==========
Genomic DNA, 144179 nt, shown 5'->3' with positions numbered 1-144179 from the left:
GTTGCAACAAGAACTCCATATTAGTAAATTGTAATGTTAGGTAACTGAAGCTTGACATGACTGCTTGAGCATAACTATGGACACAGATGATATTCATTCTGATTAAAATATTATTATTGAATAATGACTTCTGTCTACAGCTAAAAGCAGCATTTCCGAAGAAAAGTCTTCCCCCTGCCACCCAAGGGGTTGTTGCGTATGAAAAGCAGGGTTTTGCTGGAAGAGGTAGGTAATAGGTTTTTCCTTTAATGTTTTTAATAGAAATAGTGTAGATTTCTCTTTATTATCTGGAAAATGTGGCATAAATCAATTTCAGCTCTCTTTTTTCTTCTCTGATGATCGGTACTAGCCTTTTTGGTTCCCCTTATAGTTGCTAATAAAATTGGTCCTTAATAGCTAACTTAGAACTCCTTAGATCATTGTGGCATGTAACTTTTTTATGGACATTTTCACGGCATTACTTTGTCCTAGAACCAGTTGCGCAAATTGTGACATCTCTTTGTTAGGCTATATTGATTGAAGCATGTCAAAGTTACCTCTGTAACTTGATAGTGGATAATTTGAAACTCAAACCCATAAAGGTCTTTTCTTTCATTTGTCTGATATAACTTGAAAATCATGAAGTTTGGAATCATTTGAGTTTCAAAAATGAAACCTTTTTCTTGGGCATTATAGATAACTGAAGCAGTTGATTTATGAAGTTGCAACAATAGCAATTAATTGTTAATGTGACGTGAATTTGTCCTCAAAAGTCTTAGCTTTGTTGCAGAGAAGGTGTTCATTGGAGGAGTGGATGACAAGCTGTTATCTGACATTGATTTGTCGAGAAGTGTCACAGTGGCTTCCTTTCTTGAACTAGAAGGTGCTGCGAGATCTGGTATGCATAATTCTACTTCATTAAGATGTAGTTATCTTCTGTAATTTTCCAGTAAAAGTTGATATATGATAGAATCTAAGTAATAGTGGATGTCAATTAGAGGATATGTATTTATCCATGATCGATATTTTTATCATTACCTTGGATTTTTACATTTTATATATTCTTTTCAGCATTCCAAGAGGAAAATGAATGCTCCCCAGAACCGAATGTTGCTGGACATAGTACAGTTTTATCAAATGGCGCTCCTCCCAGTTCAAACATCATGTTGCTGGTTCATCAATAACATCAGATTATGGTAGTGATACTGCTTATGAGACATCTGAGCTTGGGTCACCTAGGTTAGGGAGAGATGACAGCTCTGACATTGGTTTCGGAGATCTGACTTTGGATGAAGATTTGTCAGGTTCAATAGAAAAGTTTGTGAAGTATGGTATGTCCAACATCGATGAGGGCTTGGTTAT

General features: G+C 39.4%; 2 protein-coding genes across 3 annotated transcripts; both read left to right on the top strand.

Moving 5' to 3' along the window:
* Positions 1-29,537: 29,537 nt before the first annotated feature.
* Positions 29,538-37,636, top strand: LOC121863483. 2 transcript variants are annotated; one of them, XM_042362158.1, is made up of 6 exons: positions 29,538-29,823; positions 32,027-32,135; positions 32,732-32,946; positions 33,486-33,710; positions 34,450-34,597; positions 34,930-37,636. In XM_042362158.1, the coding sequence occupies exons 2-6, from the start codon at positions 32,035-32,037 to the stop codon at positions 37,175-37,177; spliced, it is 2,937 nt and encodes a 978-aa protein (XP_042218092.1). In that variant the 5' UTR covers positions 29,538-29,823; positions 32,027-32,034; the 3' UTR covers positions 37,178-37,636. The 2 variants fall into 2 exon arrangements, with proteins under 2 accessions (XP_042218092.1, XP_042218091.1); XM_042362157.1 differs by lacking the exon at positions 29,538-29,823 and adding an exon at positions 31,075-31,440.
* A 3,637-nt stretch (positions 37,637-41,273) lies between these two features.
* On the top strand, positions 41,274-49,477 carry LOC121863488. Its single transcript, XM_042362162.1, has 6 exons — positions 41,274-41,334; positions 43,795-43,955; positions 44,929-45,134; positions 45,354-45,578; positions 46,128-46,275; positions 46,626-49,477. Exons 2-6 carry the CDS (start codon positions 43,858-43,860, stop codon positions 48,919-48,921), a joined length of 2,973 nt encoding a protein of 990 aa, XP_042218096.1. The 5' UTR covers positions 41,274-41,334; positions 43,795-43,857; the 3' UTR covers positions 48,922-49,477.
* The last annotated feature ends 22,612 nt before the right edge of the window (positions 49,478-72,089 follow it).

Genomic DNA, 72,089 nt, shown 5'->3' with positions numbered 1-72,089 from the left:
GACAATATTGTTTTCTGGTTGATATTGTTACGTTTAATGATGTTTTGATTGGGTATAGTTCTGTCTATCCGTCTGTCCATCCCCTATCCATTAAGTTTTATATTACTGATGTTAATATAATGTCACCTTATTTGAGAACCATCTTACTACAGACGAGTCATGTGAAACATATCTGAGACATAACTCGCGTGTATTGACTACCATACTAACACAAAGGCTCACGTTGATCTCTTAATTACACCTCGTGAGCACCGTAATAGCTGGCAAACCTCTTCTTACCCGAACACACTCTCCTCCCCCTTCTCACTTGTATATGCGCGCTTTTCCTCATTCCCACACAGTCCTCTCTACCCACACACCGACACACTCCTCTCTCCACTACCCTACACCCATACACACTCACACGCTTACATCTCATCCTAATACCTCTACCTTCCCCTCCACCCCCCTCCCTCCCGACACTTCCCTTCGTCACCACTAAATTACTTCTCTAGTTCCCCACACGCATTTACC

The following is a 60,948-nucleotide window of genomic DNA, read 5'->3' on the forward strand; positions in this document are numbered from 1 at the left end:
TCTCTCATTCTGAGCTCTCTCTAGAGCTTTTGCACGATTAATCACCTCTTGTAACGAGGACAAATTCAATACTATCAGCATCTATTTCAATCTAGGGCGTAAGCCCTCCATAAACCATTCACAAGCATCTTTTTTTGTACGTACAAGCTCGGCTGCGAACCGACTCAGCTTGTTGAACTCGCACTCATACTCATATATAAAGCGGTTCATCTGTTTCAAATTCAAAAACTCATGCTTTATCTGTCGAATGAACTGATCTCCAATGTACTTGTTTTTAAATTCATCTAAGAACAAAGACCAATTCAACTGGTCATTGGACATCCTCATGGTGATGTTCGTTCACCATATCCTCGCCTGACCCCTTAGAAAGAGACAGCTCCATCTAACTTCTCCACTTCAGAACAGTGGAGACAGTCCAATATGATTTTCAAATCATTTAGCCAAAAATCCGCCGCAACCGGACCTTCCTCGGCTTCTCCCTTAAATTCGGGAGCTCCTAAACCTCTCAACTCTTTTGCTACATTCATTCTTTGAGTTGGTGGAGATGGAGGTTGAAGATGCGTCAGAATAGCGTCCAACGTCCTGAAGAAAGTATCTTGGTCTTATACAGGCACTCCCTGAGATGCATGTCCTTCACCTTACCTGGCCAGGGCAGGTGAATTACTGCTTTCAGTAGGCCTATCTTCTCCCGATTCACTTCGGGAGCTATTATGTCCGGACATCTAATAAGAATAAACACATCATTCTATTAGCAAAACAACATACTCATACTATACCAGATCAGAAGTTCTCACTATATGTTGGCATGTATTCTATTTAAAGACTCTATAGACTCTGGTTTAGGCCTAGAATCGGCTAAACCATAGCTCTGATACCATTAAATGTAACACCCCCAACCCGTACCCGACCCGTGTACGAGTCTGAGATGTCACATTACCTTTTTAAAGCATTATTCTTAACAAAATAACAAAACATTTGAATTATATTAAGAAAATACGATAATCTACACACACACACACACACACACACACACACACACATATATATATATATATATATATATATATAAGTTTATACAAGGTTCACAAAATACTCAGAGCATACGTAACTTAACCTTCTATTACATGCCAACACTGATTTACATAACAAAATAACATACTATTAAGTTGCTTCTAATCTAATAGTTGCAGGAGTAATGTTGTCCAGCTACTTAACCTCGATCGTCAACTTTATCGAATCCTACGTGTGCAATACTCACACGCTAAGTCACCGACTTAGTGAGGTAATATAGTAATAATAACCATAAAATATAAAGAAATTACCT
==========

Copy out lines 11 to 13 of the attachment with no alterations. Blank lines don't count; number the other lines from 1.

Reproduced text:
GACAATATTGTTTTCTGGTTGATATTGTTACGTTTAATGATGTTTTGATTGGGTATAGTTCTGTCTATCCGTCTGTCCATCCCCTATCCATTAAGTTTTATATTACTGATGTTAATATAATGTCACCTTATTTGAGAACCATCTTACTACAGACGAGTCATGTGAAACATATCTGAGACATAACTCGCGTGTATTGACTACCATACTAACACAAAGGCTCACGTTGATCTCTTAATTACACCTCGTGAGCACCGTAATAGCTGGCAAACCTCTTCTTACCCGAACACACTCTCCTCCCCCTTCTCACTTGTATATGCGCGCTTTTCCTCATTCCCACACAGTCCTCTCTACCCACACACCGACACACTCCTCTCTCCACTACCCTACACCCATACACACTCACACGCTTACATCTCATCCTAATACCTCTACCTTCCCCTCCACCCCCCTCCCTCCCGACACTTCCCTTCGTCACCACTAAATTACTTCTCTAGTTCCCCACACGCATTTACC

The following is a 60,948-nucleotide window of genomic DNA, read 5'->3' on the forward strand; positions in this document are numbered from 1 at the left end:
TCTCTCATTCTGAGCTCTCTCTAGAGCTTTTGCACGATTAATCACCTCTTGTAACGAGGACAAATTCAATACTATCAGCATCTATTTCAATCTAGGGCGTAAGCCCTCCATAAACCATTCACAAGCATCTTTTTTTGTACGTACAAGCTCGGCTGCGAACCGACTCAGCTTGTTGAACTCGCACTCATACTCATATATAAAGCGGTTCATCTGTTTCAAATTCAAAAACTCATGCTTTATCTGTCGAATGAACTGATCTCCAATGTACTTGTTTTTAAATTCATCTAAGAACAAAGACCAATTCAACTGGTCATTGGACATCCTCATGGTGATGTTCGTTCACCATATCCTCGCCTGACCCCTTAGAAAGAGACAGCTCCATCTAACTTCTCCACTTCAGAACAGTGGAGACAGTCCAATATGATTTTCAAATCATTTAGCCAAAAATCCGCCGCAACCGGACCTTCCTCGGCTTCTCCCTTAAATTCGGGAGCTCCTAAACCTCTCAACTCTTTTGCTACATTCATTCTTTGAGTTGGTGGAGATGGAGGTTGAAGATGCGTCAGAATAGCGTCCAACGTCCTGAAGAAAGTATCTTGGTCTTATACAGGCACTCCCTGAGATGCATGTCCTTCACCTTACCTGGCCAGGGCAGGTGAATTACTGCTTTCAGTAGGCCTATCTTCTCCCGATTCACTTCGGGAGCTATTATGTCCGGACATCTAATAAGAATAAACACATCATTCTATTAGCAAAACAACATACTCATACTATACCAGATCAGAAGTTCTCACTATATGTTGGCATGTATTCTATTTAAAGACTCTATAGACTCTGGTTTAGGCCTAGAATCGGCTAAACCATAGCTCTGATACCATTAAATGTAACACCCCCAACCCGTACCCGACCCGTGTACGAGTCTGAGATGTCACATTACCTTTTTAAAGCATTATTCTTAACAAAATAACAAAACATTTGAATTATATTAAGAAAATACGATAATCTACACACACACACACACACACACACACACACACACATATATATATATATATATATATATATATAAGTTTATACAAGGTTCACAAAATACTCAGAGCATACGTAACTTAACCTTCTATTACATGCCAACACTGATTTACATAACAAAATAACATACTATTAAGTTGCTTCTAATCTAATAGTTGCAGGAGTAATGTTGTCCAGCTACTTAACCTCGATCGTCAACTTTATCGAATCCTACGTGTGCAATACTCACACGCTAAGTCACCGACTTAGTGAGGTAATATAGTAATAATAACCATAAAATATAAAGAAATTACCT